The metal giant last performed Dec. 31, 2018, at Ozzfest in Inglewood, Calif., ending with a version of Black Sabbath’s “Paranoid.”
U2 concluded their second Joshua Tree anniversary tour in 2019, a few months before the pandemic hit. And they haven’t announced any new dates since, though guitarist the Edge told Rolling Stone they wouldn’t rule out reviving their multimedia-rich Zoo TV Tour, which promoted their Achtung Baby album. (The band recently celebrated that LP with a 30th-anniversary reissue.)
The Edge also noted that U2 are currently focused on recording new music. “As much as momentum is your friend, there’s a moment where you stop getting fed by momentum and it starts to drain you,” he said. “That’s because you need those moments of inactivity just to listen to music. We’re all enjoying that right now.”
U2 last performed Dec. 15, 2019, in Mumbai, India, closing their encore with a version of “One” featuring Noel Gallagher and A. R. Rahman.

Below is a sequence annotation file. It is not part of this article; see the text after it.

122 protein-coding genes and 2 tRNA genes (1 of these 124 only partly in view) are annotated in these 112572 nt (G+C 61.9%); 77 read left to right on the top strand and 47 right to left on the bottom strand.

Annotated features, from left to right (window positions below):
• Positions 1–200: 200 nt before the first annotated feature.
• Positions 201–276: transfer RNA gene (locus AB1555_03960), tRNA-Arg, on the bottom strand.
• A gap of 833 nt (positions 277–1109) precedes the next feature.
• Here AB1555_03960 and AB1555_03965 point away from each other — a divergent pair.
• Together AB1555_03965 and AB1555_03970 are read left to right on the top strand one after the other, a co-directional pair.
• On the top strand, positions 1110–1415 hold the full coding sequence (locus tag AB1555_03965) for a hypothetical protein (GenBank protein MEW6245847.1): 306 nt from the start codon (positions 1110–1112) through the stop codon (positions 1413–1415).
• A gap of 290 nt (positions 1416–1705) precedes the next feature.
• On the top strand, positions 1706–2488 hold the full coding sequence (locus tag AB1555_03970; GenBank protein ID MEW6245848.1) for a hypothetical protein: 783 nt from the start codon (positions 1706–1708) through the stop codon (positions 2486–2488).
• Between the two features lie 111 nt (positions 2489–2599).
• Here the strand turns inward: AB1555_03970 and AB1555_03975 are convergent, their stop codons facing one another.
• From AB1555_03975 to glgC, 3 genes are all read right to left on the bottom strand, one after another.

The touring industry in 2021 reached some kind of new normal, but anyone who attended a show knew things were different. In April, Heart singer Ann Wilson reflected on that drastically altered landscape.
“I don’t think that getting back on the road means it’s going to return to the way it was a year and a half ago,” she told Kyle Meredith With … “We’re starting fresh; we’re starting from scratch. And whatever shows we do are going to be drastically different.”
She added that having time off had been a “blessing in disguise” for the group, giving it a break from the “roller coaster.” She added, “When we do go back on tour, it’s going to be fresh and energized and a lot more edgy.” (She put that theory to the test in July, launching a solo tour and 9/11 benefit show.)
Heart’s most recent show took place Oct. 13, 2019, in St. Paul, Minn., ending with “Barracuda.”
Queen + Adam Lambert
Queen + Adam Lambert built on the major success of the band biopic Bohemian Rhapsody with the Rhapsody Tour in 2019 and early 2020. The run was supposed to continue through the year and into 2021, but it was ultimately moved to 2022 due to the pandemic.